Page last updated at 09:40 GMT, Saturday, 21 March 2009

What Obama's message to Iran means

By Paul Reynolds
World affairs correspondent BBC New website

US President Barack Obama and Iranian Supreme Leader Ayatollah Khamenei
Behind Obama's rhetoric are specific demands on specific issues

President Barack Obama's video message to Iran offering a "new beginning" is an imaginative start to his attempt to improve relations - but huge obstacles remain.

In diplomacy such efforts at overcoming major differences sometimes end simply in defining those differences more sharply.

These issues were not directly mentioned by Mr Obama but this is what he is referring to:

• Iran to give up uranium enrichment and accept international offers to provide fuel for nuclear power

  • Iran to stop arming Hezbollah in Lebanon and Hamas in Gaza
  • Iran to help in achieving peace in Afghanistan and Iraq
  • Iran to stop threatening Israel.

Iran will want the following:

  • Acceptance of its right to enrich uranium
  • An end to UN sanctions
  • An end to US sanctions
  • An end to America's "colonialist attitudes", including its support for Zionism.

What Obama really means

It is worth deconstructing the president's speech to try to read between the lines.

Flattery is often a good way to start - he talks about the "great" Iranian civilisation and conjures up warm images with references to common family feelings on public holidays.

All this, on the Iranian spring holiday of Nowruz, is an effort to overcome Iranian suspicions that it is held in low esteem by the US.

Perhaps the diplomatically key phrase is this: "My administration is now committed to diplomacy that addresses the full range of issues before us."

There is a very ambitious agenda here. The process suggests direct talks if that is what Iran wants

He adds: "This process will not be advanced by threats."

This means an end, for the moment at least, to the implied threats of military action.

The president is offering a period of calm in which to allow this diplomacy time to work. He does not however say how long this period will last.

But note how carefully the phrase about threats was written. It does not in fact rule out threats in the future. The absence of threats applies only to the process of diplomacy. If diplomacy fails, threats might return. Mr Obama also means that stopping threats also applies to Iranian threats, especially against Israel.

Incidentally, the US position now diverges quite strongly from the Israeli. The Israelis have recently been making increasingly worried statements about Iran's potential nuclear weapons capacity, suggesting that while diplomacy might come first, military action might come second.

Update: Israeli President Shimon Peres has also broadcast to Iran, on the Farsi service of Israel radio. His tone was much sharper, appealing to the Iranian people but dismissing the leadership as "religious fanatics." He commented: "You can't feed your children enriched uranium." His statement was in effect an appeal for the current Iranian president Mahmoud Ahmadinejad to be voted out in the June election.

The US president also offers carrots, among them "constructive ties between the United States, Iran and the international community" in an "engagement that is honest and grounded in mutual respect".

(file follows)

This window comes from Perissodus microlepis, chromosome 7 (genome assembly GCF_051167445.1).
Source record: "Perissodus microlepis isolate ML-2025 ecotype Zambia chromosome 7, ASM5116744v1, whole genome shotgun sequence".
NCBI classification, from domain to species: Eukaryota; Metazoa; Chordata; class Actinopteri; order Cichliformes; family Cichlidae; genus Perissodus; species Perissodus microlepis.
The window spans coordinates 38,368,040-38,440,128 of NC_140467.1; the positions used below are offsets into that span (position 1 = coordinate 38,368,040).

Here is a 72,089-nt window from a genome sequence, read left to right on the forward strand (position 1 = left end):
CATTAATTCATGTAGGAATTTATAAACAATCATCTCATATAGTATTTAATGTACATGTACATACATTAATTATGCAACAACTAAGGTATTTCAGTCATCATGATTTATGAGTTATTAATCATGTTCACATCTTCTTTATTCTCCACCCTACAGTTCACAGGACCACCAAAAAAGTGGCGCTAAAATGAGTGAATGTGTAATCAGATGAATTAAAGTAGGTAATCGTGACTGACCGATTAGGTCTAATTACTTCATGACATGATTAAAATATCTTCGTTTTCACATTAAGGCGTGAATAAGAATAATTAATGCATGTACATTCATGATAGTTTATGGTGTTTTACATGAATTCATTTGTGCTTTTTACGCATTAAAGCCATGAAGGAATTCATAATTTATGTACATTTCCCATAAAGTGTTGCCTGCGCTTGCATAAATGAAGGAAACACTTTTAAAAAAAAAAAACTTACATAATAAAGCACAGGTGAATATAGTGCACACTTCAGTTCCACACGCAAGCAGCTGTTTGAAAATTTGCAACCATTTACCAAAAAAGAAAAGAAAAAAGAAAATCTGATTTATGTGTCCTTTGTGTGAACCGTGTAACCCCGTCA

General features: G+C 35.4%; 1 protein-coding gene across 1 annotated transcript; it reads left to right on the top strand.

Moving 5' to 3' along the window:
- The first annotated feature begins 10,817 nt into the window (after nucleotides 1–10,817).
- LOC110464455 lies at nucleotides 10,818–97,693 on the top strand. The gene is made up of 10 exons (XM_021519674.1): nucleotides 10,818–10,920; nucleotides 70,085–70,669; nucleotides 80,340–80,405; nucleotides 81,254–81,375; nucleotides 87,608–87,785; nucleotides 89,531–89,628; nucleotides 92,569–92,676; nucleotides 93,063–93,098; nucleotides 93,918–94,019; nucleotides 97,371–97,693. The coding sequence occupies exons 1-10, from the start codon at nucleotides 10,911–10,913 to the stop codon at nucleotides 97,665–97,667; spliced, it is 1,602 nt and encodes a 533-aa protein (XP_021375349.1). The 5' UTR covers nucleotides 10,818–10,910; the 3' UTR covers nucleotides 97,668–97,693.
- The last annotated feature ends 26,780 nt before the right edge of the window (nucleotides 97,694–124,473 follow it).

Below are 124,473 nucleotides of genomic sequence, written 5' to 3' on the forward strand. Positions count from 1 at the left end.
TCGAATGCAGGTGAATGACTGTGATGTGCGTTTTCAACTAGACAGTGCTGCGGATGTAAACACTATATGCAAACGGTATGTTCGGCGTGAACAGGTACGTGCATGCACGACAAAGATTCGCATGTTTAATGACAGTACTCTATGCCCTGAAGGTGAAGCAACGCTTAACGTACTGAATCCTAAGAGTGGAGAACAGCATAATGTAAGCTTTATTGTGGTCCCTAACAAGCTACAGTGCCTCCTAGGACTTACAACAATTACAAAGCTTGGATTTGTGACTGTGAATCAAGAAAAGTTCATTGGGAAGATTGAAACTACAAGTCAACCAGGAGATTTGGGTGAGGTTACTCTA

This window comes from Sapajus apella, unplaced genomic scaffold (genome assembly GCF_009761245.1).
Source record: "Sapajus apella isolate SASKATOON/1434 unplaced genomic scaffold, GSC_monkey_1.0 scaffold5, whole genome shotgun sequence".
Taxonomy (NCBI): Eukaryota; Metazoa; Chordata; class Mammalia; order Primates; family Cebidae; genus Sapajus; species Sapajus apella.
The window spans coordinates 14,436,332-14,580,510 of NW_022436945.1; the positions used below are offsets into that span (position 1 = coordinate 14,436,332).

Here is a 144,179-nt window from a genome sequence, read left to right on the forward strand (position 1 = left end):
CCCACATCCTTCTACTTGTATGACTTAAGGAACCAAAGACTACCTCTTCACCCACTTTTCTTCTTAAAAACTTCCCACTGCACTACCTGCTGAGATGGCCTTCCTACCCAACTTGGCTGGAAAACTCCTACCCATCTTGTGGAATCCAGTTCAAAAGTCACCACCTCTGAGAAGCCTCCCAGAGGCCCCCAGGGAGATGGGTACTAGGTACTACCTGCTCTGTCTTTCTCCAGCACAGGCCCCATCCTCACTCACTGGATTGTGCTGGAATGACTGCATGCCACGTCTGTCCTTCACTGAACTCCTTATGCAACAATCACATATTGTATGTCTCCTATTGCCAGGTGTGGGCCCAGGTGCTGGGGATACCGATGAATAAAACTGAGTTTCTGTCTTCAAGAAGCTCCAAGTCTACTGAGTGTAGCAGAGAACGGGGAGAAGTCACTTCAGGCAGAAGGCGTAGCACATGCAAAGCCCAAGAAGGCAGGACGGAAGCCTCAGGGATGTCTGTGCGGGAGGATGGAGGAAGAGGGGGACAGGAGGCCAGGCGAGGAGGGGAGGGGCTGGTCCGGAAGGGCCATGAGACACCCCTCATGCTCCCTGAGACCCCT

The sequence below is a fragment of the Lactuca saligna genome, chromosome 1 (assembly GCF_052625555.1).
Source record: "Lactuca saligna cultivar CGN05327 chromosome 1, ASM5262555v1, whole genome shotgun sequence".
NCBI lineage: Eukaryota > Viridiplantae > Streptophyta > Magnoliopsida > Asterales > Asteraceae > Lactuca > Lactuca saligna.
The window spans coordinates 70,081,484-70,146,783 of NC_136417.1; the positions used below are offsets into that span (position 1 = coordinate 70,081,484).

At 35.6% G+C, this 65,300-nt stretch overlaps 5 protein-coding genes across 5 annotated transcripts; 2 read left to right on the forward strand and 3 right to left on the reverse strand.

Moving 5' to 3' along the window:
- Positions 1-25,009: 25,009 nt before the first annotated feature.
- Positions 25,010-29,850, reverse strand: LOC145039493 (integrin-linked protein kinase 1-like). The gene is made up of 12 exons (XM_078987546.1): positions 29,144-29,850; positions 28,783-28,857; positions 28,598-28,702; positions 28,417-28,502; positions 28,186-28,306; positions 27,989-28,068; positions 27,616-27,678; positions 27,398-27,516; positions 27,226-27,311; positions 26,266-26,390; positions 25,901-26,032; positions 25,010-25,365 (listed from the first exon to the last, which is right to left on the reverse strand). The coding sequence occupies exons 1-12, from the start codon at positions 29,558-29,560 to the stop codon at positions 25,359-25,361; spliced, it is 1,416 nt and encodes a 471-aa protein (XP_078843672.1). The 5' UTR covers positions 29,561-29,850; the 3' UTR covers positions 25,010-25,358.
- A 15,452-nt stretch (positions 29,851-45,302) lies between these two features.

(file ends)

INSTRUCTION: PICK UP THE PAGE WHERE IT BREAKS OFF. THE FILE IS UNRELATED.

The ties refer to the potential for diplomatic relations to be restored between the US and Iran, but he does not commit himself openly to that outcome at this stage. "Honest" engagement means that there will be tough talking. "Mutual respect" means that the US will listen.

Close to the bone

Another key phrase: "You, too, have a choice."

This is not a threat but it is a warning. Mr Obama gets close to the bone. Iran, he says, must recognise that rights come with "responsibilities".

This means that Iran might have the right to enrich uranium but should not do so because it is creating concerns about its ambitions. Nor should it stir up trouble in the region, is another subliminal message.

Mr Obama offers another carrot. He accepts that Iran should take its "rightful place in the community of nations", but adds significantly: "That place cannot be reached through terror or arms." The measure of Iran's greatness is not "the capacity to destroy".

"Terror or arms" means Hezbollah and Hamas and maybe its own military build-up.

The "capacity to destroy" is a reference to nuclear weapons, even though Iran says that it will not build them, and to Iranian missile development.

Importantly, the president implicitly offers an end to sanctions by saying that he wants a future with "greater opportunities for partnership and commerce". At this stage he is offering only "greater" opportunities, not the full opening, but the deal is in prospect.

He also looks to a future "where you and all your neighbours and the wider world can live in greater security...". "All" the neighbours include Israel, of course.

There is a very ambitious agenda here. The process suggests direct talks if that is what Iran wants.

Update: The response from Iran has been hostile so far. Its Supreme Leader Ayatollah Khamenei said that President Obama's "unconditional commitment to defend Israel's security" meant that he was following "the same wrong path as the Bush administration."

And President Ahmadinejad said: "Change means giving up your satanic, coercive and aggressive ways."

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